Bird photography can be a time consuming process but rewards can pay of at the least expected times. a few days a go I got a call from my mum to say she had spotted a small owl in her back garden. As an avid owl lover mum has owl ornaments and images all around her house & garden so maybe this little guy just felt at home in her garden …
Anyway, we headed off to mum’s to check out this visitor of hers hoping that he would still be there … and he was. We found him nestled in the foliage of a small tree in the garden. Luckily for us the tree’s foliage was dense enough to keep him protected but with enough gaps that we could get a good view of him, it’s not often you get so lucky 🙂 Ironically the only reason mum spotted him was because the local birds were going crazy about his presence, fluttering around the tree and and making a rawkus noise. But then it is spring and no doubt they were a little concerned about their nests becoming potential dinner plates!
Maggie began looking into what type of owl he was while I started snapping away with my 70-200mm. The late afternoon sun was behind him making the light interesting and challenging. I knew the bright blue glimpses of sky would be blown out but the important thing was getting the owl exposed perfectly and retaining the brilliant green of the backlit foliage. The little guy was barely moving so shutter speed wasn’t so important but I still needed to keep it up high enough to prevent any camera shake. It was pretty dark inside that tree and after a bit of experimentation I compromised at manually setting my exposure to 1/160th, f7.1 & ISO 1000 and I was very happy with how that worked out. Noise levels were very low even with the shadows brightened up in Lightroom and the level of detail around his eyes was astounding as you can see from the exploded view below.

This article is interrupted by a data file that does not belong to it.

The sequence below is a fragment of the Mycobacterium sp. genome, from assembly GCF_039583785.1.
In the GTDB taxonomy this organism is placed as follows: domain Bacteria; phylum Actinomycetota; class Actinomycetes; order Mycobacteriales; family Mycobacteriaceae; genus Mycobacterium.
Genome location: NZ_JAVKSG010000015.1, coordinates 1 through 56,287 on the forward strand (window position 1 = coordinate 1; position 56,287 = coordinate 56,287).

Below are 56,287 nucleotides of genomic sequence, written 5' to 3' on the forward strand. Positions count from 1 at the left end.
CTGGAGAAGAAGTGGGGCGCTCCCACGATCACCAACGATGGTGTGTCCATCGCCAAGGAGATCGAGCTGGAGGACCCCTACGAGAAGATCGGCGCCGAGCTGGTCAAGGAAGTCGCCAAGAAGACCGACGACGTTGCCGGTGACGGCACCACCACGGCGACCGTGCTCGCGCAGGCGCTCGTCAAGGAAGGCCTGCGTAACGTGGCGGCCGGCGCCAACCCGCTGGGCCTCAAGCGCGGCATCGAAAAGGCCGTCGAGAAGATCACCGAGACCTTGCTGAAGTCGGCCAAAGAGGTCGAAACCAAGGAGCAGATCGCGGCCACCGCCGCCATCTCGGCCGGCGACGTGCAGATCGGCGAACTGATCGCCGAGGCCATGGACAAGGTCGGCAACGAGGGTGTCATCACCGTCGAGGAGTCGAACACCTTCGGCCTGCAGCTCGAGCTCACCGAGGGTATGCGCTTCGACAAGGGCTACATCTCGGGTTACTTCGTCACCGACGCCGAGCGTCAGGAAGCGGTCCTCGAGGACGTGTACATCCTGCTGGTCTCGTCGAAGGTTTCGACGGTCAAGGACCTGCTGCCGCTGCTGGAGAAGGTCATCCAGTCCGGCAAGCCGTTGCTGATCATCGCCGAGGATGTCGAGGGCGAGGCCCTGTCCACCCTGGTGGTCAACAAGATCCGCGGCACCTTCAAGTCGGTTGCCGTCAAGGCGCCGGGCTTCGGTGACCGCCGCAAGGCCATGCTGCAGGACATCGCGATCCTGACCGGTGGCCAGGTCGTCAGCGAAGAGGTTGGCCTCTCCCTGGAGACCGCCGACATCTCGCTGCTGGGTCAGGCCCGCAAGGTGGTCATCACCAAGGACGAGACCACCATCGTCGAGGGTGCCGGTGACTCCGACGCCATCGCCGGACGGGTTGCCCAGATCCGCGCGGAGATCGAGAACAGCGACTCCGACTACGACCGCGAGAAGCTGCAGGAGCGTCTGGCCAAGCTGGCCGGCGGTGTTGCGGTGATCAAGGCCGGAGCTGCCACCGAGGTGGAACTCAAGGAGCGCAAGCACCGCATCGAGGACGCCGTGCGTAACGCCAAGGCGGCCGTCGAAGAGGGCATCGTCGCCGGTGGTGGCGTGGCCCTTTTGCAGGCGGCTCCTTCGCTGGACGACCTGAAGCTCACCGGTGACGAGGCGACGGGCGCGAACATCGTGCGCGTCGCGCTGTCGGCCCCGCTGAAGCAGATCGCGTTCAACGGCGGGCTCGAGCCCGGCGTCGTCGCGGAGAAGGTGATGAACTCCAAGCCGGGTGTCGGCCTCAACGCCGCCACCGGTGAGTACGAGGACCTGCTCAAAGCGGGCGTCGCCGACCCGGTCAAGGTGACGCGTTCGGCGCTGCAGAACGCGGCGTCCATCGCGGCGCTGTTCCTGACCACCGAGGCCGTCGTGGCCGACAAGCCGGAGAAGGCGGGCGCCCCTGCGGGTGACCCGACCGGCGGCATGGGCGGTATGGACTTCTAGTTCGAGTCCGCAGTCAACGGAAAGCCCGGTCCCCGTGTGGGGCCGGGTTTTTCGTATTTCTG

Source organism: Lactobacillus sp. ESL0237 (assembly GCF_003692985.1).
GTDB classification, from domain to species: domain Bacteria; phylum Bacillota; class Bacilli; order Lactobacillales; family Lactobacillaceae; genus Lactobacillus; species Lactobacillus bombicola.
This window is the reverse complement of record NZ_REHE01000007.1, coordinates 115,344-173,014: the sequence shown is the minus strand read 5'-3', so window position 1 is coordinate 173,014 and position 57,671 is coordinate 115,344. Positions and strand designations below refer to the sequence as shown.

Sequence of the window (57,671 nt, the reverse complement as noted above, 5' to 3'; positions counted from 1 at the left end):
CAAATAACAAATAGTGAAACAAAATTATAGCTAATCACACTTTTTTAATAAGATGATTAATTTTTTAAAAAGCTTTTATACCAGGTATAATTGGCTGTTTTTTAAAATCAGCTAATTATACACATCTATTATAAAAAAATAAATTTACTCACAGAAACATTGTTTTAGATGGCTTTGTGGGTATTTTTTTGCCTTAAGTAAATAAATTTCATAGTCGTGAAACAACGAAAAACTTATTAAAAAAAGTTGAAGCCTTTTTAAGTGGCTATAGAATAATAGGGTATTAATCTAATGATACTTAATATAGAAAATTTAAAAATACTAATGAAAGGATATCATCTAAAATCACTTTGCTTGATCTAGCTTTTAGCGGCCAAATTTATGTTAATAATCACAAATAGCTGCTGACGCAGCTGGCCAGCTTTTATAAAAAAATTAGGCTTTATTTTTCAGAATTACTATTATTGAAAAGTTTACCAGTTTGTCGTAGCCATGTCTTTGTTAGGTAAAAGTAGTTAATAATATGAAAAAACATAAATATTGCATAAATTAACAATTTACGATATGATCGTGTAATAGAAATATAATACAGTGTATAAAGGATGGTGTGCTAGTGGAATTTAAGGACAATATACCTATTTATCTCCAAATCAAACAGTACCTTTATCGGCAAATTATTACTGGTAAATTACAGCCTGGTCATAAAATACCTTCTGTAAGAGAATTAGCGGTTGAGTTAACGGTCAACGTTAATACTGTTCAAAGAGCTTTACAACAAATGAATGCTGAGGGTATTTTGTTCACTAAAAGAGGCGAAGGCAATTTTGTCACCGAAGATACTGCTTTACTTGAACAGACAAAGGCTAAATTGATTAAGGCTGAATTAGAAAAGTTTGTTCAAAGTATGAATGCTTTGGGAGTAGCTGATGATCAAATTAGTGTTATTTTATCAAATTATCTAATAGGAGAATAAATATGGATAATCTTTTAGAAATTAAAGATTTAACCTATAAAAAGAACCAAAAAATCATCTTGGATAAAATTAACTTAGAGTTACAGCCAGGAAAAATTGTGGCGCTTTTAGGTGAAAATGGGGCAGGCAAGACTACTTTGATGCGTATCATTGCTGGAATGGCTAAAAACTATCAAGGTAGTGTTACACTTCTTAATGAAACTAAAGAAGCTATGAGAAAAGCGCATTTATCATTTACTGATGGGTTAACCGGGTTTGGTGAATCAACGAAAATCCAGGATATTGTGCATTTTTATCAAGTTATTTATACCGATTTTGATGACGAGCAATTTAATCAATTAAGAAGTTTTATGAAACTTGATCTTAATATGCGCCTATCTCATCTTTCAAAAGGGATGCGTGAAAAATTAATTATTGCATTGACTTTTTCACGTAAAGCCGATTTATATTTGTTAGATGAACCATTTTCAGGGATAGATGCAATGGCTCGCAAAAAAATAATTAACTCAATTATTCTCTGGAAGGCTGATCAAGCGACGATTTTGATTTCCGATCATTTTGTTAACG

Although the owl was not moving all that much it was a windy day and the leaves were blowing around all over the place making it tricky to frame the owl and causing the sunlight to randomly blow out parts of the owls body.
All up we were there for around 40 mins, I took 213 photos and got some crackers. Turns out he was a Southern Boobook Owl, quite common around here though not so much in backyards! One good tip for photographing animals is to always focus on the eyes. At 200mm in low light depth of field is often sacrificed for shutter speed and if the eyes are not pin sharp then the whole image can be ruined.
As usual my initial processing was done in Lightroom followed by adding effects in the new ON1 Photo Raw 2018 with some final tweaking in Photoshop, the Master File is then imported back into Lightroom from where I can export it in any format as required. All 3 tools have their benefits and work well together to produce a final image that is extremely high quality and suitable for any purpose.
I haven’t really looked at the new version of ON1 Photo RAW 2018 short of using the effects module to create & apply presets. Keep an eye out for my upcoming review of this very interesting photo processing software package that is becoming serious competition for Lightroom.
Location: Mindarie Backyard, Western Australia Date: 26th December 2017 Time: 3pm – 3:40pm Camera: Canon EOS 5D Mk11 Lens: EF 70-200mm f/4L IS USM Camera Mode: Manual Exposure: 1/160 sec, f7.1 at ISO 1000
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- Southern Boobook Owl 1 (WAO1.1-V1)
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